Setting Up Workstations
Mr. Christy asked Joao and I to set up the new workstations. The computers were already built by Zack and Cormac last year, so we only needed to plug in the peripherals and flash the shop’s Windows 10 Image on them.
To do this we used two thumb drives. One with Macrium Reflect, and one with Windows 10. We booted off of the Macrium Reflect USB, and flashed the Windows 10 Image.
Although the install was successful, there were a few issues. The workstations were not able to connect to the internet, and were only outputting signal on one of the ports. Both of these issues ended up being with the drivers. We installed the network and display drivers and it fixed the problems.
The final change we made to all the computers was updating Windows.
Setting Up My Development Environment
I am much more familiar with Unix for software development. These computers need to run Windows for various reasons, so installing Linux was out of the question. I decided to set up Windows Subsystem for Linux (WSL) to get the best of both worlds.
WSL gives the experience of having an Ubuntu Terminal in Windows. It is not fully virtualised so the performance is very good and you can access the whole computers file system.
Setting up WSL is fairly simple, you simply type in
wsl --install to install Ubuntu. Although I prefer using Arch on my home computer Ubuntu makes more sense in this circumstance for a few reasons.
- This might be used by multiple people so it is best to make it hard to break.
- Arch Linux only has third party support.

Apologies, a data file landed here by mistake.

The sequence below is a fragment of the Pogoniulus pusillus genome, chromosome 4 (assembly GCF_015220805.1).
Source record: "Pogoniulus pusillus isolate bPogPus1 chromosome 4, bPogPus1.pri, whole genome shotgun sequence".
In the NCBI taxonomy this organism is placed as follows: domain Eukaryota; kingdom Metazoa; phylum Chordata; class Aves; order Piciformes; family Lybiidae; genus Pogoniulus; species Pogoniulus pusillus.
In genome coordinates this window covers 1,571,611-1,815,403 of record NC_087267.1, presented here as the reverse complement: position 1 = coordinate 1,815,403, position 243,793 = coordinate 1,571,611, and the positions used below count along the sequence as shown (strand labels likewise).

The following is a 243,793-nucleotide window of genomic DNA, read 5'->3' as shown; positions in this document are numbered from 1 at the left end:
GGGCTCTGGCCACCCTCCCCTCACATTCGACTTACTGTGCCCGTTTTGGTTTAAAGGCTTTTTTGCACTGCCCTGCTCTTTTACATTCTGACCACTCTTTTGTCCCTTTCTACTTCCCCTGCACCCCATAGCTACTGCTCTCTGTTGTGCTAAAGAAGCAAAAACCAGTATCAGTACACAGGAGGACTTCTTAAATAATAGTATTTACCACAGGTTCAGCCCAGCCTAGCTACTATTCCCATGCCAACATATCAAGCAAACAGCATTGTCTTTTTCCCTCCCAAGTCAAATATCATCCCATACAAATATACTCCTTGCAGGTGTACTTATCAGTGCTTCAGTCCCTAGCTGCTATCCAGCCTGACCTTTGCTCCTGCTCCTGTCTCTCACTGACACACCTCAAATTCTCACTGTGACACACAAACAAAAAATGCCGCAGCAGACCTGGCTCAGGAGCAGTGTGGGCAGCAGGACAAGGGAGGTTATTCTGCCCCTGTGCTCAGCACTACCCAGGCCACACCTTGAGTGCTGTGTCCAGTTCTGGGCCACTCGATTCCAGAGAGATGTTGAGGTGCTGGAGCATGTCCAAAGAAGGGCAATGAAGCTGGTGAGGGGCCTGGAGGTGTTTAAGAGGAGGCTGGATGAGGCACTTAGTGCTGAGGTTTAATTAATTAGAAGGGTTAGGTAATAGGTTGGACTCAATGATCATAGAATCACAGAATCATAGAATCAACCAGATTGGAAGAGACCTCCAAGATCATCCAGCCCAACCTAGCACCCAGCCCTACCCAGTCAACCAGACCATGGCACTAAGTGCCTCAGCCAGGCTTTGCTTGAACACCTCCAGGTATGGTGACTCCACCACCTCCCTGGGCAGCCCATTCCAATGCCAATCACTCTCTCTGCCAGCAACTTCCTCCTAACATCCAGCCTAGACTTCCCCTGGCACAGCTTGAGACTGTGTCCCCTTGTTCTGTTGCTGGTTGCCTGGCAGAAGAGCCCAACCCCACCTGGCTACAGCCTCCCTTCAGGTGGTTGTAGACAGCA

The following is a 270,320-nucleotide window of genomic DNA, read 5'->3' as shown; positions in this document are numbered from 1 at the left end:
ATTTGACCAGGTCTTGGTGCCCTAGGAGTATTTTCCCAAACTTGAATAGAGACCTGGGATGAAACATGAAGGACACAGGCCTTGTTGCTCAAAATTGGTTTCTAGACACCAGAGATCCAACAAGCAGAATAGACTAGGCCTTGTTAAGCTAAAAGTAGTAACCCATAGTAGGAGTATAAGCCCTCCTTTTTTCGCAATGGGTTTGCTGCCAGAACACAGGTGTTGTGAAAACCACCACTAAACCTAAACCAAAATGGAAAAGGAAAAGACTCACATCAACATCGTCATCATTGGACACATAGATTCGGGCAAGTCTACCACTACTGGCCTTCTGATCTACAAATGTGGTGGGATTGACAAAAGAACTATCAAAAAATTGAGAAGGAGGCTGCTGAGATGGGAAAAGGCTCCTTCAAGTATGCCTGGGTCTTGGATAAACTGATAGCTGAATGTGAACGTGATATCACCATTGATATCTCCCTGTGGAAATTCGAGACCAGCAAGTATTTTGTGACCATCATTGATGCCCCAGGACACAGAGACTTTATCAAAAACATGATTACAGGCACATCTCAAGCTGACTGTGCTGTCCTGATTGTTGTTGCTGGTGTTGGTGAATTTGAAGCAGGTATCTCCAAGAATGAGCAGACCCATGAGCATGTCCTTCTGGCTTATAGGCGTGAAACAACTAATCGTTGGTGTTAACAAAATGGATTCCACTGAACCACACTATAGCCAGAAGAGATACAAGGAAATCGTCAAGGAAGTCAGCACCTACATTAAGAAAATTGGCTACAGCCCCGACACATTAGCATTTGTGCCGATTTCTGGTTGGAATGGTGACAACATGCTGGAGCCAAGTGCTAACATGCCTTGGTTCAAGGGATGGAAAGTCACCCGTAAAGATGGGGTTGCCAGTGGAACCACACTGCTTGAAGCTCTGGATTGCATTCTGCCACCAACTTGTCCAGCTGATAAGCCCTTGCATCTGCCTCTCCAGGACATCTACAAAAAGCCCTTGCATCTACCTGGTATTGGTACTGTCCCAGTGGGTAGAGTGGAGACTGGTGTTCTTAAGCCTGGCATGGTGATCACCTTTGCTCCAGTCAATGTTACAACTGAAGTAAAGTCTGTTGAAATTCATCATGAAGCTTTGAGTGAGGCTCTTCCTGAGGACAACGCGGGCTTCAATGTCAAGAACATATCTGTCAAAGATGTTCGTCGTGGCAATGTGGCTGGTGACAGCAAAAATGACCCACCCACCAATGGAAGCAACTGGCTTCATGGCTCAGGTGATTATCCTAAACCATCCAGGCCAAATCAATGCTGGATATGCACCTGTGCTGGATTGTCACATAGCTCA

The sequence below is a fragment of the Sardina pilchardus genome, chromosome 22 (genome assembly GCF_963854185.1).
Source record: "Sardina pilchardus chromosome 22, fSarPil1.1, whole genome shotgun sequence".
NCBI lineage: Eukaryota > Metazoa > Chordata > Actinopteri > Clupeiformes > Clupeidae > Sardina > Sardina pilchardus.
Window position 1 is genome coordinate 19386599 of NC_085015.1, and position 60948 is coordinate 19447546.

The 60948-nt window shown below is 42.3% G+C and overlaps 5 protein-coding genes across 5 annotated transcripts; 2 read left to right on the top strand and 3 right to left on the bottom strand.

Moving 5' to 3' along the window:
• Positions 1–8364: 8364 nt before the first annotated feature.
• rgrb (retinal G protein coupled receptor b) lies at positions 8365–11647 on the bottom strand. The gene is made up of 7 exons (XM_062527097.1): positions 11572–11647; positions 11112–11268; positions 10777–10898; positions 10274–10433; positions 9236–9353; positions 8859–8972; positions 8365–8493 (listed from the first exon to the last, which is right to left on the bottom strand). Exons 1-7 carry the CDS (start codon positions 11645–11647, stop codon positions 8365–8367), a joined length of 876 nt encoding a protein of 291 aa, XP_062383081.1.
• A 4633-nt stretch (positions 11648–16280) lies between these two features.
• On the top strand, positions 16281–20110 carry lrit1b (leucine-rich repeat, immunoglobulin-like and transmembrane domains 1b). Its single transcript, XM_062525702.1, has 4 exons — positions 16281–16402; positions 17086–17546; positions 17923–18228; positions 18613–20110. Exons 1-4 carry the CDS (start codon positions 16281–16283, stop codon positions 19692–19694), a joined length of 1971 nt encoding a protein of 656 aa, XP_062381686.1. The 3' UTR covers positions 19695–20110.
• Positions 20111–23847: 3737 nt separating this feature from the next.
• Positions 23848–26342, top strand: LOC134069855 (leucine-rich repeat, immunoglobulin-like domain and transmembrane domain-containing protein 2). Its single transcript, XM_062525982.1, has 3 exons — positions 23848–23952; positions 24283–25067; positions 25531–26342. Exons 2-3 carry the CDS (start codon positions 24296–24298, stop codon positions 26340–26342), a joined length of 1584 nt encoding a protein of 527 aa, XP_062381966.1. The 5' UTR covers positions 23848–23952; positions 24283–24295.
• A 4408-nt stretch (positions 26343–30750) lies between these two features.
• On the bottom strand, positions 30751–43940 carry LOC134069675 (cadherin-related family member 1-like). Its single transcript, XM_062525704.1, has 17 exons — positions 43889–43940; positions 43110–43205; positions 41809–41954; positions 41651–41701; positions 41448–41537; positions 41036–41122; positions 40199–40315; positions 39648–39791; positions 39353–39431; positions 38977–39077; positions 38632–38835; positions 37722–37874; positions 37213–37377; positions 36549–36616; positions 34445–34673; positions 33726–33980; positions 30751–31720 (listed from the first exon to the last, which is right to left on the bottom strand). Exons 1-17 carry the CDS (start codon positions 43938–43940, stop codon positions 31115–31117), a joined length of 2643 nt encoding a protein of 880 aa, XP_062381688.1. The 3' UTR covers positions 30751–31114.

- WSL specific documentation is almost exclusively for Ubuntu
When I typed Ubuntu into the start menu and launched it I did not get any errors.
Windows terminal allows you to theme WSL, PowerShell, Windows CMD, or any other command line shell. The only functionality that it adds are tabs, but theming the terminal makes it more fun to write code in.
I set up the tokyonight-windows-terminal theme to make it nicer to look at.
I generated an SSH key with a long passphrase and added it to my Github account for this computer. I use git through ssh because I don’t like the Github-CLI and it is much more secure than using HTTPS.
Tmux, Neovim, Fish, and Starship
I already had the configuration files for neovim, tmux, fish, and starship from my Linux system. I just cloned the github repository with my configuration files. Installed the applications and their plugin managers, then moved the configuration files into the correct place in the system.
Making My Press Page Responsive
On my press page I previously had the size of each iFrame hard coded. That made it look very good on desktop, but it was nearly unusable on mobile.
I am using the following Rawhtml shortcode to make the iFrames in the first place.
<!-- raw html -->
I am planning on making an article embedding shortcode, but I have not done it yet.
I am going to use the Wired article as an example for how I am embedding them. I originally had the following code.
I changed the width parameter from 800px to 100%. This makes it take into account how big the screen it is displaying on is.
This makes it so it scales when you shrink the screen, and I am satisfied with how it looks on my phone now.